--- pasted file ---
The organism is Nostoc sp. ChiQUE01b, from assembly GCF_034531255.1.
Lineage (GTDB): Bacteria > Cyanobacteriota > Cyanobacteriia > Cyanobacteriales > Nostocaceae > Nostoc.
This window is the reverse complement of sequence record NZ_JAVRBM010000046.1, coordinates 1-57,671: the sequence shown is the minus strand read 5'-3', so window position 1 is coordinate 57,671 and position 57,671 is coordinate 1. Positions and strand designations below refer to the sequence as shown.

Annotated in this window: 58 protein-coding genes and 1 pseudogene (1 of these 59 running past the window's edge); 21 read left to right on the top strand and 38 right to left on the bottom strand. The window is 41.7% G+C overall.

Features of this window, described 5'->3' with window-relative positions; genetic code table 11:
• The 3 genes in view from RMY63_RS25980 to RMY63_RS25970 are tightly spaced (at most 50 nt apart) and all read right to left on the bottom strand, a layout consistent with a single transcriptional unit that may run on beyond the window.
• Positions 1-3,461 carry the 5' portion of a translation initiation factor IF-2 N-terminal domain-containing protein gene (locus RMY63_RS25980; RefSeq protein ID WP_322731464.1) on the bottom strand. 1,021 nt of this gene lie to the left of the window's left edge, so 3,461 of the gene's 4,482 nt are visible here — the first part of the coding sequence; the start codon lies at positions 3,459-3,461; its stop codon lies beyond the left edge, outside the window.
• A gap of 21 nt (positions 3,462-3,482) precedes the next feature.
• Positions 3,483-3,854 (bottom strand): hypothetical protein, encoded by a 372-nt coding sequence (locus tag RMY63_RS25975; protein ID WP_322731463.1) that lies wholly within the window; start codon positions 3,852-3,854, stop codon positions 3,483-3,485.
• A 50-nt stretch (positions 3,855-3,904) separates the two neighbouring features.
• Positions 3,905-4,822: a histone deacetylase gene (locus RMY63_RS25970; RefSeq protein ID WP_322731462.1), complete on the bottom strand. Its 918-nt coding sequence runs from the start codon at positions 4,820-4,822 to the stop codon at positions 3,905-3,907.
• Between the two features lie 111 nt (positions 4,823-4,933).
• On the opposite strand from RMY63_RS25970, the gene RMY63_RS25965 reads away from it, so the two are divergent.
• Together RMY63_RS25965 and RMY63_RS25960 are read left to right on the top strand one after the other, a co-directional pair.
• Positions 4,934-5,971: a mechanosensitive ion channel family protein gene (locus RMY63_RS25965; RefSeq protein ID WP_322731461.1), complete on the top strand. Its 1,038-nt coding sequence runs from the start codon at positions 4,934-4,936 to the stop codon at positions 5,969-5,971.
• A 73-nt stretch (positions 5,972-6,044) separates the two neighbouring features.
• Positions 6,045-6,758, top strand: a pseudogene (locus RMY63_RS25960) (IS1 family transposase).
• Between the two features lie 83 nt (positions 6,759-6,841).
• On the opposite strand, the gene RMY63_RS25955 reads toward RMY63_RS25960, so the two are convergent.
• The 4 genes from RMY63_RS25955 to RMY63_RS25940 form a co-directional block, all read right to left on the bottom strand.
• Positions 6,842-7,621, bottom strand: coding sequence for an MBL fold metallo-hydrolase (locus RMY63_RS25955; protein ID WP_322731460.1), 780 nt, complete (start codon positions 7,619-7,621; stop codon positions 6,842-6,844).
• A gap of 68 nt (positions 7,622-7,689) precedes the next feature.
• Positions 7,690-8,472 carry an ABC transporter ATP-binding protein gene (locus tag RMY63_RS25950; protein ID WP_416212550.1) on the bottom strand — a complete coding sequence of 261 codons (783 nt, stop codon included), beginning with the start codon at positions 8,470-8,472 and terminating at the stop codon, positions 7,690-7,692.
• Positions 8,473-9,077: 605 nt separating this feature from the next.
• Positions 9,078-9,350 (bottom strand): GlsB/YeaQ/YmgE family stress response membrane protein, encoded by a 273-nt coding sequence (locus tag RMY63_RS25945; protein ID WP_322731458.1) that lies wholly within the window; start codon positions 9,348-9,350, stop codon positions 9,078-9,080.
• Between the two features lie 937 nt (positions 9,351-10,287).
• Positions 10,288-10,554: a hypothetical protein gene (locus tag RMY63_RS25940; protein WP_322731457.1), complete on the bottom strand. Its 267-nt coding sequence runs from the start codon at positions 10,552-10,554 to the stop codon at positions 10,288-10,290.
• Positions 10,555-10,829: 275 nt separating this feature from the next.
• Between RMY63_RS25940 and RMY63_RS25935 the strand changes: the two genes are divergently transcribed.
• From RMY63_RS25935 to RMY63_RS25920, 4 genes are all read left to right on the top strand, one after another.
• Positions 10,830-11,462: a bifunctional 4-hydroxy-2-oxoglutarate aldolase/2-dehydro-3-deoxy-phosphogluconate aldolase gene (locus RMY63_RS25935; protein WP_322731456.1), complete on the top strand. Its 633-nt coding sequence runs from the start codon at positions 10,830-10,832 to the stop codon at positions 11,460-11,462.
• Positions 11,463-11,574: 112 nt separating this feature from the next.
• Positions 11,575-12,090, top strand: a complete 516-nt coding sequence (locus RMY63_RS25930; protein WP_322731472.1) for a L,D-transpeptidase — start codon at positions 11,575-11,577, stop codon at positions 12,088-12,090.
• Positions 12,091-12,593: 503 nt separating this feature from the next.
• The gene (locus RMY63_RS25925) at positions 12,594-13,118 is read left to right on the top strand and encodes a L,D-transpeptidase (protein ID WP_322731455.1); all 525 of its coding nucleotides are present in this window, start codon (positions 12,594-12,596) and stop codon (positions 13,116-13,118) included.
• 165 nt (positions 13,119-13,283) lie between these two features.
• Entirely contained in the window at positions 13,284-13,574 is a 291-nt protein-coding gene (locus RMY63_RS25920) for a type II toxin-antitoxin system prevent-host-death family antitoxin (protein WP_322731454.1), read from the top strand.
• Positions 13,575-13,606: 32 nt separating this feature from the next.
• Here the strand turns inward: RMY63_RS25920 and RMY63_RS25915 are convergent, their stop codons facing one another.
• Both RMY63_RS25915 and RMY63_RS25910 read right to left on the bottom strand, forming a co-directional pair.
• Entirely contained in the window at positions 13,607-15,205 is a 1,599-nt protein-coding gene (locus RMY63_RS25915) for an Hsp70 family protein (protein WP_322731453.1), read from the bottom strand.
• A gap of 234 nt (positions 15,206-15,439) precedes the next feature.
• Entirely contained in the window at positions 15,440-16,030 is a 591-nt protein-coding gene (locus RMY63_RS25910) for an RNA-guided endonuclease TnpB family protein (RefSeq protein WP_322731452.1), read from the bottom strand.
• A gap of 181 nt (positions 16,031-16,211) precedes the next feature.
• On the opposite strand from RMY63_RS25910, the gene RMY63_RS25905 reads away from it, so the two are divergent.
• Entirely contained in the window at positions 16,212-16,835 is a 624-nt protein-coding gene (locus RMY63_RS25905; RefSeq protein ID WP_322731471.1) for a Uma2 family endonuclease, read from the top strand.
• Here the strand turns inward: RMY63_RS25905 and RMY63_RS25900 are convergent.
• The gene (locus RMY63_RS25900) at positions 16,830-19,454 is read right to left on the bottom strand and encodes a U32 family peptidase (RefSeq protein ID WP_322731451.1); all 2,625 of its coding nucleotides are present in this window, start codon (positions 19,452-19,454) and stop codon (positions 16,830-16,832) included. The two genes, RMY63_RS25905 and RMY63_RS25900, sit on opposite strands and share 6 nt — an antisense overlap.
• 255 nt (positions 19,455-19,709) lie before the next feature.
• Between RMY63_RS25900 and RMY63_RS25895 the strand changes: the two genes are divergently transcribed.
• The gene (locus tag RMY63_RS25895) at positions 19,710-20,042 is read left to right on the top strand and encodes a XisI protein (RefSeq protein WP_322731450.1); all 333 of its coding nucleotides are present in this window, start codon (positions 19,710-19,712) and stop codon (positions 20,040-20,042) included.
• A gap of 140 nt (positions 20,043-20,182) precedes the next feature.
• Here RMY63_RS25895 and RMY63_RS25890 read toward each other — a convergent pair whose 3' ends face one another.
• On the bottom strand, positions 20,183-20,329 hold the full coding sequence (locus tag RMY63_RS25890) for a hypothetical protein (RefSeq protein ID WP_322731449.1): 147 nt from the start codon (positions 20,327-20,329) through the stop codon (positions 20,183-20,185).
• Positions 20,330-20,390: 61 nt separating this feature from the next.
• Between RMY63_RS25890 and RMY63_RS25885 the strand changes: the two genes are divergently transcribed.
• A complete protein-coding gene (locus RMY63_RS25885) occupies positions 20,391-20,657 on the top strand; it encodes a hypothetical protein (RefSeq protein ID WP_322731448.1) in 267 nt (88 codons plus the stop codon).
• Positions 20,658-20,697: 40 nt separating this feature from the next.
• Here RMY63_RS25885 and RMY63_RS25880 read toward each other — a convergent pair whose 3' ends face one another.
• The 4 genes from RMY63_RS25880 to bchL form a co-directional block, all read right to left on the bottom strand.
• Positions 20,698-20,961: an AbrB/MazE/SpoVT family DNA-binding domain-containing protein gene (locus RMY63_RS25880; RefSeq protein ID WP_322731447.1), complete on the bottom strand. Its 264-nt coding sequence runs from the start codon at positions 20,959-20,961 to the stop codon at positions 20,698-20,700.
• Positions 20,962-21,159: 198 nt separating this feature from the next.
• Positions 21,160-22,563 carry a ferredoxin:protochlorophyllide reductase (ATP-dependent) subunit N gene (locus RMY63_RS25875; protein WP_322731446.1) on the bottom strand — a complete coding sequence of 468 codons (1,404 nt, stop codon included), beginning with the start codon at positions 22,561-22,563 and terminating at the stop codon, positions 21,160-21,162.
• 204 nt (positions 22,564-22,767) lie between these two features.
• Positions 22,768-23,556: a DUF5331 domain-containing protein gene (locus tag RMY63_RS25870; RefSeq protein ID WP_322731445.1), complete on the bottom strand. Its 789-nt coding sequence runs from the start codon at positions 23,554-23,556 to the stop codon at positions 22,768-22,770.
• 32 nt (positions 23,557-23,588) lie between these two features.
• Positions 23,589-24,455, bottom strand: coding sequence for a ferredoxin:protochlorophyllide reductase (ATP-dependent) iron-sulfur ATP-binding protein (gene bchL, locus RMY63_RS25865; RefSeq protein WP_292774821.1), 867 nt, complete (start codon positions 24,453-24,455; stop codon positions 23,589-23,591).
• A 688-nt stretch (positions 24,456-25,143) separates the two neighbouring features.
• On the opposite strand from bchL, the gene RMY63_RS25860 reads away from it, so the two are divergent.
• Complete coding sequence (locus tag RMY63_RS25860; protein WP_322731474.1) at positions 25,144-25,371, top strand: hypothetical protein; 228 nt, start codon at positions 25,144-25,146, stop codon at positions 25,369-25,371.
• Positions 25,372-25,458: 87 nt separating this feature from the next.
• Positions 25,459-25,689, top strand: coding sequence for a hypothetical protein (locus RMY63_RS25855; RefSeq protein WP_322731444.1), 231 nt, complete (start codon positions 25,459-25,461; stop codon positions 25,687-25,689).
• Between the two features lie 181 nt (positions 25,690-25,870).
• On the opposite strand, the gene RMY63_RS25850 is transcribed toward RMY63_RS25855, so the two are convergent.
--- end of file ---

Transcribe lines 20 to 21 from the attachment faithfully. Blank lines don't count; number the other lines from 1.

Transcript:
• The 4 genes from RMY63_RS25955 to RMY63_RS25940 form a co-directional block, all read right to left on the bottom strand.
• Positions 6,842-7,621, bottom strand: coding sequence for an MBL fold metallo-hydrolase (locus RMY63_RS25955; protein ID WP_322731460.1), 780 nt, complete (start codon positions 7,619-7,621; stop codon positions 6,842-6,844).